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Armando Iannucci interview, part 2

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PK: What are your origins, I mean did you just start as a funny kid? It seems like there's a tradition of British humor you draw on.

AI: I was always interested and there's a great radio comedy tradition in the U.K. and I loved radio comedy, I grew up listening to radio comedy. And when I was at college I would get involved in performing comedy. And then I got a job as a radio producer, a comedy producer, so I ended up producing some of the shows that I used to listen to as a kid which was great. And then as a result of that I made my own shows and they transferred to television. And then more recently I made "The Thick of It" for television so this political comedy setting, Westminster and Downing Street and so on.

PK: You did all the Steve Coogan shows...

AI Yeah Alan Partridge, yes. 'Cause he started one of the radio shows as a sports announcer, who wants to be taken seriously as a broadcaster.

PK: I can't understand why he hasn't really made the big crossover to American audiences.

AI: Well I don't know, I mean I was pleased that he was able to do a cameo in this film. In the next film I want to do, we're talking about doing a film where Steve plays about three or four different characters. 'Cause I think that's his strength actually, he's more, in the U.K. he's more well known for doing characters that aren't him.  Alan Partridge is his big one in the U.K. and that's, you know, it's a complete transformation. And it's extraordinary when you watch him work how he just becomes... in fact he writes by being the character. He doesn't sit down and, you know when you're writing with him he paces around as the character and you fire questions at him and great monologues come out.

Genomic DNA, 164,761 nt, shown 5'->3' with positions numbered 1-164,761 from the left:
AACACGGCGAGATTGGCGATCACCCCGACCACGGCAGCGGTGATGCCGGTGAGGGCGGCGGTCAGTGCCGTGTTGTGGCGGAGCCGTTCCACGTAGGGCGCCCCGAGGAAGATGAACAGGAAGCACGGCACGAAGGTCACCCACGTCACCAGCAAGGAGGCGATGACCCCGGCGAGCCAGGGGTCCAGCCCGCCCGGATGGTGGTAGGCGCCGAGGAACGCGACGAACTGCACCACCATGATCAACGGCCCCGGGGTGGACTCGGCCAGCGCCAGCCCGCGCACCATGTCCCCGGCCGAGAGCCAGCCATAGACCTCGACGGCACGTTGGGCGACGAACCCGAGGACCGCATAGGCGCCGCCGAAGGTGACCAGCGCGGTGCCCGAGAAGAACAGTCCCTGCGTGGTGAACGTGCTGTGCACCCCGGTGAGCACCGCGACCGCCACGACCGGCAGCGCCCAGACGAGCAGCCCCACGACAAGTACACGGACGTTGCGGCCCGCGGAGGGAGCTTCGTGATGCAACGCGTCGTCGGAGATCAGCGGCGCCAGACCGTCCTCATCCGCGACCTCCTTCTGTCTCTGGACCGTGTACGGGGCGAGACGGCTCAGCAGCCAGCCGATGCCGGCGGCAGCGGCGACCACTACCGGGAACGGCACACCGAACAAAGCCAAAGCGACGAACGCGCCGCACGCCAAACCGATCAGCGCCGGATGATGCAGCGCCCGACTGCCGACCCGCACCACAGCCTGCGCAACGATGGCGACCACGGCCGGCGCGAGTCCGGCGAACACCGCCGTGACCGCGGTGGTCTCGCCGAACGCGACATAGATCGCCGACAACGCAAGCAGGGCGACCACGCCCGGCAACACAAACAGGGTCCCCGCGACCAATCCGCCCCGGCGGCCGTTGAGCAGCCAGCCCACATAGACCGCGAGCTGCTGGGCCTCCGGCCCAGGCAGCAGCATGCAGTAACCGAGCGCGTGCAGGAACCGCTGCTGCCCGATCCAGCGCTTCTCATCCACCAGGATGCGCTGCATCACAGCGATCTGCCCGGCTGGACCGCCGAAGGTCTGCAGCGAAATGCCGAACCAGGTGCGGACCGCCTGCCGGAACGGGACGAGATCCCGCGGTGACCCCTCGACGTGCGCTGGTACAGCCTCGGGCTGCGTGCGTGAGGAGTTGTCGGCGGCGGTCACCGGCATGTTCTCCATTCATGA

PK:: There's medication for that.

AI Well, I know. And we want him to take it. 

PK:: I thought "Hamlet 2" was a really funny movie...

AI: I hadn't seen that.

PK: It was supposed to be his big breakthrough

AI: Yeah. .

PK: You're making another movie now?

AI: I'm doing another series of "The Thick of It" and I want to do a slapstick movie.

PK: Does it depend on how well this does?

AI: Uh, I don't know really. I mean, it's done well in the UK and it opened last week in the UK and it's doing well, so...fingers crossed, hope it does well here.

PK: So it opened a week ago today.

AI: Yea.

PK: And the first weekend...?

AI: It was good. It was only on selected release and it still got in the top ten, and, you know, I'm really pleased with it. It's opening wider now this weekend. So we'll see how it does.

PK: I heard that you're also going to be doing a similar TV series to "The Thick of It" based in the United States?

AI: Uh, no, what that was...a pilot was made for ABC about three years ago, but it was so unlike "The Thick of It because on ABC, you can't swear, so it was very diluted. But I would really like to do, if not "The Thick of It," then something set in Washington, in that kind of style.

PK: Derived from the current administration?

AI: Well much more up to date, yeah. I think The Treasury is the comedy  department at the moment.

PK: Try to get laughs out of it.

AI: But that, and their relationship with congress is interesting. They must hate each other.

PK: So you wanted to be priest when you grew up?

AI: Oh, briefly. You know, when you're a teenager you get all sorts of weird ideas.

PK: And that lasted until you realized that you'd have to take  a vow of chastity,

AI: That's right, chastity and poverty. Poverty was alright, but it's their belief in chastity.

PK: I heard you are teaching a comedy class at Oxford. Is that true?

AI: Oh, no, what it was was I had to just deliver four lectures. It's an annual thing. Someone from broadcasting is always asked. You have to do four lectures, and I did one on the sitcom. We find, and I think this happened over here as well, the idea of the traditional audience sitcom, in front of a studio audience, has gone through a bit of a, in the last three or four years, has gone through a bit of a crisis as to whether that feels old-fashioned or whether that should be single camera, no audience, like "The Office" and "30 Rock" and so on. And I was just showing some of the classic ones from the 70s and 80s, really, to students who haven't really seen them before.